The sine qua non of our hoped-for success was that we would need a network of the best suppliers, and my wife, Marlene and I personally sought it out. In Maine we searched for lobster. In Gloucester, Massachusetts, for the best fish from the Grand Banks; in Virginia, for oysters and crabs from Chesapeake Bay. To this day, the Grand Central Oyster Bar & Restaurant continues to cultivate and reach out to a great number of international suppliers, ranging from large corporations to individual fishermen, with whom over the years we nave developed a privileged relationship.
Confident that we had ample access to the freshest seafood, our next step was to test our menu in our own kitchens. And so we spent a tremendous amount of time deciding not only what to have on the menu but on methods of preparation. Even an apparently basic technique like broiling was subject to the closest of scrutiny. But whatever we prepared, we wanted our hallmark to be the best, fresh fish available presented in a bright, clean, manner.
Because we aspired to be a great American seafood restaurant, we set out to develop a suberb American white wine list. As carefully as we had sought out our seafood suppliers, that is how exhaustively we selected our wine wholesalers and vintners, who, to this day, have named the white wine cellars of the Grand Central Oyster Bar among the best in the country. We won The Brotherhood of the Knights of the Vine “Gold Vine Award” in 1978 and 1979. We began serving wine by the glass in 1993, offering choices from among 70 different wines. ‘The Wine Spectator” honored us with its Award of Excellence in 1996. And, yes, we do serve excellent red wines also.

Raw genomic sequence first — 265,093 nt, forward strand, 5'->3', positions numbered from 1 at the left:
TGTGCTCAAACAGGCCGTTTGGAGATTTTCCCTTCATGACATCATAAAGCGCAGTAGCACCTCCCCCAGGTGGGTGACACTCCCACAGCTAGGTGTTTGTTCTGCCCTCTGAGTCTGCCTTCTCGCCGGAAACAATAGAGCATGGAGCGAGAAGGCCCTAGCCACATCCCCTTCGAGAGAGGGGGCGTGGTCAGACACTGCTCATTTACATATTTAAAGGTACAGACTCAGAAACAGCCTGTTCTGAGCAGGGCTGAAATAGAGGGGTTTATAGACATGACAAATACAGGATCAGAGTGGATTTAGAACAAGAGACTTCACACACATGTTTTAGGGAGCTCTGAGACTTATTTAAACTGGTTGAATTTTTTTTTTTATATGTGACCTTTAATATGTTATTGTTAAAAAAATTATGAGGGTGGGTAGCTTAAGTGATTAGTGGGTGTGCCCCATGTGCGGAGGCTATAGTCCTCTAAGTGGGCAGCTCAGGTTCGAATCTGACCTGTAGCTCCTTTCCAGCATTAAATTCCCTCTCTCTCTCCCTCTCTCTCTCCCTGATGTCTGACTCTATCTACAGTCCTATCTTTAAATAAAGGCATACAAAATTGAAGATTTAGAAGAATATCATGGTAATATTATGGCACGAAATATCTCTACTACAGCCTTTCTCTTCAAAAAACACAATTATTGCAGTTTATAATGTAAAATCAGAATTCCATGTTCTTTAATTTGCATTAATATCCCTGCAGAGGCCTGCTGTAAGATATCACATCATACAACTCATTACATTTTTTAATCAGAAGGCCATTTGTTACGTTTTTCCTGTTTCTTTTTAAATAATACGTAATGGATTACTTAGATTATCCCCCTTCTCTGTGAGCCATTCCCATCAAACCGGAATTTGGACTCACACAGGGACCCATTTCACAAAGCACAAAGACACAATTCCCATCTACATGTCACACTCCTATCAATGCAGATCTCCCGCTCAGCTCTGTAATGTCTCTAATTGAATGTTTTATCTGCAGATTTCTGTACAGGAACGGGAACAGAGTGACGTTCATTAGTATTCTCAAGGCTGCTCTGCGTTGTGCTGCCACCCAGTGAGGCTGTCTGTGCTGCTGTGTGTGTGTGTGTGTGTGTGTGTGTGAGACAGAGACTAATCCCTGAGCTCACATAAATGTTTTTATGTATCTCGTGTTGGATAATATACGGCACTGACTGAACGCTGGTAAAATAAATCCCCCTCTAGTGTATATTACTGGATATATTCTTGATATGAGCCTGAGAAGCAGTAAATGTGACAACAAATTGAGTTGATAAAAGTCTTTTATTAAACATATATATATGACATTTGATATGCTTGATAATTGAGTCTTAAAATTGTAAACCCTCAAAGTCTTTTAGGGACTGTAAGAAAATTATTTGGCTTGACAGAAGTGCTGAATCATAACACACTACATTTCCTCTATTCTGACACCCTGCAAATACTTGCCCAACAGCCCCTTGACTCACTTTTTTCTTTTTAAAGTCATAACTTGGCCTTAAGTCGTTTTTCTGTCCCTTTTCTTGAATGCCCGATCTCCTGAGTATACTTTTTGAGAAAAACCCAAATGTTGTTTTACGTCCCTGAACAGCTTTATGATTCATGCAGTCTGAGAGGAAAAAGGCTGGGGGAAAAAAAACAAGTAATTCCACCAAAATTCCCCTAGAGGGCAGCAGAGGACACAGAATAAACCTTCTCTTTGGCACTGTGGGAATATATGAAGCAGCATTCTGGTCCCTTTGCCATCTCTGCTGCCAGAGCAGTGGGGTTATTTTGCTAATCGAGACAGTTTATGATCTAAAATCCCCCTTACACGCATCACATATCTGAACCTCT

Our success did not happen over night. But over the years we have more than quadrupled our business, which is proof that we have been pleasing our guests and benefiting from the best kind of support any restaurant can ever get: word-of-mouth. In this marketplace a restaurant opens and gets a lot of play, but what happens a year later? What happens 20 years later? To have flourished for these 20 years, that is success.
Still we are testing, still looking for unusual sources, not just for lobsters, but in this age of refrigerated air transport, we look towards the Southern Hemisphere for benefits such as summer oysters. We search out products from the ever-increasing stocks made available through aqua-culture. We testcook new sauces to accommodate today’s trend towards less butter and cream. Every day we monitor the computer records of what is popular with our customers and what is not, so that our whole menu, which is new each day, stays in tune with our guests’ preferences.
Old and new friends come back regularly—some of them every day—for some of the 25 or 30 varieties of oysters we carry fresh daily or a favorite dish that they insist doesn’t taste the same anywhere else. The Oyster Bar & Restaurant with its high, vaulted ceiling and the architectural grandness of an age gone by has an ambiance now that makes it different from any other restaurant in the world, and since people enjoy our cuisine, they come back again and again.
– Jerome Brody